Draft Journal: Could CBs Jalen Tabor or Quincy Wilson Solve Miami’s Secondary Woes?

Given Miami’s somewhat shocking recent turnaround, it may seem a little premature to already be discussing the 2017 NFL Draft. However, with college football in full force, it truly seems like the perfect time to get a head start on Miami Dolphin draft coverage.

Just a few weeks ago, it seemed as if this team was destined for a top-5 pick in the upcoming draft. Now, it is truly a mystery as to where they will end up in the first round. Nonetheless, with the college football playoff race heating up and the Dolphins headed into their bye week, there is no better moment than now to start paying attention to the many potential draft targets of Miami. 

Thus, we start with two players from the state of Florida that are sure to grab the Dolphins’ attention…

Teez Tabor and Quincy Wilson (CB)

These two cornerbacks anchor the SEC’s number one ranked defense: that of the Florida Gators. Tabor and Wilson combine to form what is widely considered the best defensive back duo in the country. Tabor, a 2015 All-SEC selection, in many ways overshadowed former teammate Vernon Hargreaves last season. The Tampa Bay Buccaneers, of course, picked Hargreaves with the 11th overall pick in the 2016 NFL Draft. It was Tabor, however, that made a name for himself, nearly breaking the school record for passes defensed with 18. Keep in mind: Hargreaves, Janoris Jenkins and Joe Haden are few of the cornerbacks to come before him at the University of Florida.

That led to very high expectations for 2016-2017 and, for the most part, he hasn’t disappointed. Through five games, the junior cornerback has tallied five passes defended and four interceptions, equaling his total from last year’s All-SEC season. Despite Tabor’s playmaking ability, it is once again the second cornerback on the depth chart, Wilson, who is improving his draft stock the most.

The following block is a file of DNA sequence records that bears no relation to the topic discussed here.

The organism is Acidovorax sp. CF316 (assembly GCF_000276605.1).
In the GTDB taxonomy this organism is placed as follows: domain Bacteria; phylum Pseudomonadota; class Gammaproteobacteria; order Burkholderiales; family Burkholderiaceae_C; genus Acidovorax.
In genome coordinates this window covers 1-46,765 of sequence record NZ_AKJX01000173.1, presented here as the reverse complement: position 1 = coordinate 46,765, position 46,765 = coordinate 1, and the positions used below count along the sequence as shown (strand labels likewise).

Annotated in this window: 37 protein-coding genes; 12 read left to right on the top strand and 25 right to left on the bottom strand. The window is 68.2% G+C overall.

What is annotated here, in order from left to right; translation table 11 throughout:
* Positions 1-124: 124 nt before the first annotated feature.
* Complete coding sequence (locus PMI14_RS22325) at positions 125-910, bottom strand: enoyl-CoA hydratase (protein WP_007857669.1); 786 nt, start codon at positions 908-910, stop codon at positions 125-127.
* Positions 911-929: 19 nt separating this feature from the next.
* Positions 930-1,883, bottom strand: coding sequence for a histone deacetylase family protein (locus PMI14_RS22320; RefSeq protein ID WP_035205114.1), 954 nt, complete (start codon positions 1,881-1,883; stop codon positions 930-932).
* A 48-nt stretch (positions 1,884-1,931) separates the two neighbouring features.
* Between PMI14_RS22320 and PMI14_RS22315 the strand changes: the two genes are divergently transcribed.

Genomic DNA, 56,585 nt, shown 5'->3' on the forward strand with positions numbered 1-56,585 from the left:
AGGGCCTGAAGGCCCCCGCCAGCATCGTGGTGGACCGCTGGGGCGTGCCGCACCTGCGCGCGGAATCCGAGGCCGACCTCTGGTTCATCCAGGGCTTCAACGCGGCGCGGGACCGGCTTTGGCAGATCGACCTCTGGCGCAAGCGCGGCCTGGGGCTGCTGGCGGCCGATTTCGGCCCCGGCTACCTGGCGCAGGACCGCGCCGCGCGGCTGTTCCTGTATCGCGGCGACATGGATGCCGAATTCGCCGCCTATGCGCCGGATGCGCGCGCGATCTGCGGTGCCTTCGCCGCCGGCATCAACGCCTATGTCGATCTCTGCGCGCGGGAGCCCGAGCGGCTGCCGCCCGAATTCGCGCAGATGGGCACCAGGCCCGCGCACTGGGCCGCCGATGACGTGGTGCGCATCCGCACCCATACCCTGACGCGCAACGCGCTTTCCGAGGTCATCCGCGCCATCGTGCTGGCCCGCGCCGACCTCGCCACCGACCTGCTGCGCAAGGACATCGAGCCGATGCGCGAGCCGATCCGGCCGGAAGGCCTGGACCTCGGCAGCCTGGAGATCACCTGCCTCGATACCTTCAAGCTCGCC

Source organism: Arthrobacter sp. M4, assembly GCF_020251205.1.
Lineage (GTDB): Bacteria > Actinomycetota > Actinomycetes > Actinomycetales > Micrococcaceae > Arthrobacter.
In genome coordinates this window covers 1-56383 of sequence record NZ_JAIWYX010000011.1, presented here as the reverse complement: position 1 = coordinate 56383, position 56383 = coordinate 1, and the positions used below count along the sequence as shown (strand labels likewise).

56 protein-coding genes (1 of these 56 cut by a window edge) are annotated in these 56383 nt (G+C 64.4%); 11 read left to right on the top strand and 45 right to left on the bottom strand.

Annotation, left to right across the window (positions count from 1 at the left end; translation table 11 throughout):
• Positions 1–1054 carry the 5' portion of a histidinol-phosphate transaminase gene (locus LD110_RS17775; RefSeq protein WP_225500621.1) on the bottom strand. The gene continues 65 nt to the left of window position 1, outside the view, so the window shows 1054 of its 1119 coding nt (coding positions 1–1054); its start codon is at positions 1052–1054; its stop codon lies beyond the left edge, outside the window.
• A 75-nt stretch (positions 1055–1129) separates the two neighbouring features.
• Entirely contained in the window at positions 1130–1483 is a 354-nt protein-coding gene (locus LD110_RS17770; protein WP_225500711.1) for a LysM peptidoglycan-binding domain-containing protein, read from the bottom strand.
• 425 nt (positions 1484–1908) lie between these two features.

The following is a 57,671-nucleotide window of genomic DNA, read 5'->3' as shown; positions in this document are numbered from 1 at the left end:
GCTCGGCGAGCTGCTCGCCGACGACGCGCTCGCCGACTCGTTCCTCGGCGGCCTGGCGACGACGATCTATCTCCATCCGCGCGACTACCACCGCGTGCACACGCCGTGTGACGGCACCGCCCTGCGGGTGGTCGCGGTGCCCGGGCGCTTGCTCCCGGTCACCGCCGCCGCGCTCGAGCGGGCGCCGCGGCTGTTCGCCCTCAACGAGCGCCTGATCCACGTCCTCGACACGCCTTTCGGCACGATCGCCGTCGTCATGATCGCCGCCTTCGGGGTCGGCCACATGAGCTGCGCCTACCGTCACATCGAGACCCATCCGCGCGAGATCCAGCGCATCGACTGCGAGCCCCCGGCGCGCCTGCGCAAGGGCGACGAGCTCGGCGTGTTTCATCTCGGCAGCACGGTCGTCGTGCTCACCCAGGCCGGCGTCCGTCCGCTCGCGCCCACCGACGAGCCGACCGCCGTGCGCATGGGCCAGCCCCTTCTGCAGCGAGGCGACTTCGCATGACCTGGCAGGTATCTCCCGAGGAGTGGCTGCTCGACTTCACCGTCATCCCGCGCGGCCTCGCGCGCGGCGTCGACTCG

Wilson showed flashes behind Tabor and Hargreaves as a sophomore, but is fully taking advantage of his starter’s reps this season. While Tabor has fallen victim to a few big plays, much like Hargreaves did toward the end of his final season, Wilson has been nearly perfect. Of the 22 times opposing quarterbacks have targeted Wilson, only three have been completed, for a mere 39 yards. With the help of six passes defended and three interceptions through six games, Wilson has undoubtedly performed like one of the best cornerbacks in the country.

Each defensive back thrives in competition with the other. Whether it is in practice or during a game, these two friends want to be neck-and-neck every step of the way. If one of them gets an interception, the other has to follow with one of his own. That’s exactly what happened two weeks ago against Missouri, when both of them scored a pick six against the Tigers: